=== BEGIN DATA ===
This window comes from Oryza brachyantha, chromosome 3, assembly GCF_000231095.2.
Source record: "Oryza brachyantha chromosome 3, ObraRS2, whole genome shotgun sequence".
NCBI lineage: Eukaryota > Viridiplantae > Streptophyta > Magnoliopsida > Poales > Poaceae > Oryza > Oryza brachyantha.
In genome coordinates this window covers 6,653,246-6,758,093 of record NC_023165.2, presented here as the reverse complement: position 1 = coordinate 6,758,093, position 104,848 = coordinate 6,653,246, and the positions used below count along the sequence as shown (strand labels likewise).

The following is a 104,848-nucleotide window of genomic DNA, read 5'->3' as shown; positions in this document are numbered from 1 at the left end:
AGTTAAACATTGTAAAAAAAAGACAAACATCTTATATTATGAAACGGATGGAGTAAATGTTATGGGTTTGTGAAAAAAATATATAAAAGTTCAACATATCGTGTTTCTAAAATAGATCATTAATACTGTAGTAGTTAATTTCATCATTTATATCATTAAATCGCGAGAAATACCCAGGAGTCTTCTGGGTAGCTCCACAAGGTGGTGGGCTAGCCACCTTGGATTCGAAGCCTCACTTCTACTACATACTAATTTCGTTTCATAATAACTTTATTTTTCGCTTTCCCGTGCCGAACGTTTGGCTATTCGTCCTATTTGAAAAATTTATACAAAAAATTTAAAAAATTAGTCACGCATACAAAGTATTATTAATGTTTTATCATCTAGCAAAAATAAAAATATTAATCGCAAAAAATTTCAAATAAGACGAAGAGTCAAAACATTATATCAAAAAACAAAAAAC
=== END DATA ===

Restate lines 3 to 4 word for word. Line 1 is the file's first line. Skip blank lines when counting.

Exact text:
NCBI lineage: Eukaryota > Viridiplantae > Streptophyta > Magnoliopsida > Poales > Poaceae > Oryza > Oryza brachyantha.
In genome coordinates this window covers 6,653,246-6,758,093 of record NC_023165.2, presented here as the reverse complement: position 1 = coordinate 6,758,093, position 104,848 = coordinate 6,653,246, and the positions used below count along the sequence as shown (strand labels likewise).